Chad Sellers is the founder and solo developer of Useful Fruit Software in Columbia, Maryland. He began his career focused on software security on Linux, which eventually led him to become a maintainer of the SELinux project. However, his love for the Mac and desire to choose what software to work on led him to spending his nights and weekends building Pear Note for Mac. This side job grew steadily until last year when he left his day job to focus full-time on his own Mac and iOS apps. Now that he's down to just one job, he's managed to have a life outside of work again including playing guitar and singing at church, playing tennis, taking photos, and having fun with his wife and two young daughters.
The Mac and iOS platforms contain many technologies (maybe too many) for displaying and editing plain or rich text. These include AppKit's text system (e.g. NSTextView), UIKit's UITextView and UILabel, Core Text, WebKit, Core Animation (e.g. CATextLayer), and Core Graphics. In this session, we will walk through some of these and discuss why you might choose one over another for your app. This will include delving into some of the common classes used among them, including NSString and NSAttributedString. Then, we'll dive a bit deeper into AppKit's text system and Core Text to help you understand how you would use them in your app and what difficulties you might encounter when you do.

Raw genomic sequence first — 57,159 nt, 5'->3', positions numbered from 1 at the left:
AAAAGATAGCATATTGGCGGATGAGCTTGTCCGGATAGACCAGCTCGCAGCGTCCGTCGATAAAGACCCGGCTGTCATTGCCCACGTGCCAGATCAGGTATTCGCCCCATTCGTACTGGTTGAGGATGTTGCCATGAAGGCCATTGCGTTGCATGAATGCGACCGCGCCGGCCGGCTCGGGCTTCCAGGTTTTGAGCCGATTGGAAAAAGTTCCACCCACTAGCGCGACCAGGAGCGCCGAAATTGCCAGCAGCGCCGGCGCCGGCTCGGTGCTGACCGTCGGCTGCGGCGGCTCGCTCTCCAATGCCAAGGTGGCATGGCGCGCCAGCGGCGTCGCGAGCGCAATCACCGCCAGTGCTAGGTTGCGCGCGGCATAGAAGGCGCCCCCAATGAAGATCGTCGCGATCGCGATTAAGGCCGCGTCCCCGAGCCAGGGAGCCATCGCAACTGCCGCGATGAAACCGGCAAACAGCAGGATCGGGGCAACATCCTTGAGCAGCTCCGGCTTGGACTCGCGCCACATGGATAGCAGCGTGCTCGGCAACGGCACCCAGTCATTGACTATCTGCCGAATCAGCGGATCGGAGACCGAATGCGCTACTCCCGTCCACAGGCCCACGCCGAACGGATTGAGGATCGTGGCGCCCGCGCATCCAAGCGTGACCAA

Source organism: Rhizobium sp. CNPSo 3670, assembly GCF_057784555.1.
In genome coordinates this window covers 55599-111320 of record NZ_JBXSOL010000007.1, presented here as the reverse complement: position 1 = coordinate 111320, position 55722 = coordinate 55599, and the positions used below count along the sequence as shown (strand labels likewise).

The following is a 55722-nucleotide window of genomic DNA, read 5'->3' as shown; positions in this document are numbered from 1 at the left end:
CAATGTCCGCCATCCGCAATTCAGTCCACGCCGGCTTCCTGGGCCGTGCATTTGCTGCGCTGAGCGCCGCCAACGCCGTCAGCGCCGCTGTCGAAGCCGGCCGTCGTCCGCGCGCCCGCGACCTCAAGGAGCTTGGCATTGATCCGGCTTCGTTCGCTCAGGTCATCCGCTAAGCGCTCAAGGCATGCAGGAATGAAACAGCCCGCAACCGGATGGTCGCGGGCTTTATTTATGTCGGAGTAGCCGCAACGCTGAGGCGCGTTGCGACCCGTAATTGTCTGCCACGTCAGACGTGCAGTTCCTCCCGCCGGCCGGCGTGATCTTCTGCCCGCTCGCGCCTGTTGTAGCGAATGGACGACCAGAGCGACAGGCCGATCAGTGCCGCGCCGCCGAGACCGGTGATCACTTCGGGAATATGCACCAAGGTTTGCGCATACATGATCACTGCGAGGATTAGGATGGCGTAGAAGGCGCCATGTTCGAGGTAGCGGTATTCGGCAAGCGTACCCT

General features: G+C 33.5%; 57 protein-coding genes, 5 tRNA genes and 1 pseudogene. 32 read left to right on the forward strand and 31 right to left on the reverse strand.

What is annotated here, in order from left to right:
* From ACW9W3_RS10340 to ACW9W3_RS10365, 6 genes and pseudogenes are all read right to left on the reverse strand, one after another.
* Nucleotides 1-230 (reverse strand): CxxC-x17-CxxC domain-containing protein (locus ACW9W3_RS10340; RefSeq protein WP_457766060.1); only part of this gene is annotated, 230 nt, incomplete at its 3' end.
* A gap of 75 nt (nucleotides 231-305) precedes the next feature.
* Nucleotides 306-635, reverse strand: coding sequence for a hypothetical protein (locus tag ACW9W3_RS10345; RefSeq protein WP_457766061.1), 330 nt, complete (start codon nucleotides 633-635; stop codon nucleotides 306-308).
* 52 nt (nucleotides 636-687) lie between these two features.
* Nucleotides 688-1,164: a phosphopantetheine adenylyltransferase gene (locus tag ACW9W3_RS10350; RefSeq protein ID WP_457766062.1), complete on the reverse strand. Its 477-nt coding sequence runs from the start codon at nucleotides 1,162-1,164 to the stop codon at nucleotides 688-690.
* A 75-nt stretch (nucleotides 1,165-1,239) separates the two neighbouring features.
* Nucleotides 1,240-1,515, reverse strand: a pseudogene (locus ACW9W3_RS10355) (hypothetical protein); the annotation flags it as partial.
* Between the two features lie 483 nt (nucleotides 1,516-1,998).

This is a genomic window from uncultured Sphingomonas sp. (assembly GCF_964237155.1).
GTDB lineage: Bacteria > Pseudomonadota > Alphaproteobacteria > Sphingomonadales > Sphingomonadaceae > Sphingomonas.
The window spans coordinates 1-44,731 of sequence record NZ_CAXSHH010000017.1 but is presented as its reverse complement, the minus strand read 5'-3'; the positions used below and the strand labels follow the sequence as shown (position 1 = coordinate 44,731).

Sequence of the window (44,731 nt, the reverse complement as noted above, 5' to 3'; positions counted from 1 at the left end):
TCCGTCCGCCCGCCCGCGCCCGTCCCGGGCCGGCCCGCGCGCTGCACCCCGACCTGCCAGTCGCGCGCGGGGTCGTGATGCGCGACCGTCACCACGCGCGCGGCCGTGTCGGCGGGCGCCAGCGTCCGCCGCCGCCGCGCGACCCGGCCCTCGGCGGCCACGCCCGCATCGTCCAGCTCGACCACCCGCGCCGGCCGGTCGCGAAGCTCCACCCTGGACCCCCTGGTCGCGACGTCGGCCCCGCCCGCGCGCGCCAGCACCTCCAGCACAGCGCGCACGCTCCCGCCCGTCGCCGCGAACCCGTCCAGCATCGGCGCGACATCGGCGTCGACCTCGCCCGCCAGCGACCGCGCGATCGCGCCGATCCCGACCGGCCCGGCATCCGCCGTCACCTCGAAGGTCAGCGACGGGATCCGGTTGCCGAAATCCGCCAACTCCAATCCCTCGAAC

Cocoa provides a rich API for app development, but sometimes we forget there's UNIX underneath it. Understanding how to use the UNIX foundation can be a huge help when trying to solve problems Cocoa doesn't seem to have a good answer for. This talk will cover parts of UNIX that can come in handy for a Cocoa app developer. What's an inode, and how does it relate to hard links and symlinks? What is file locking and how can it be used within an app? How can all those little UNIX utilities be helpful in your Mac app? Can your iPhone be used to stop an attacking velociraptor? The power of UNIX is strong; come learn to wield it.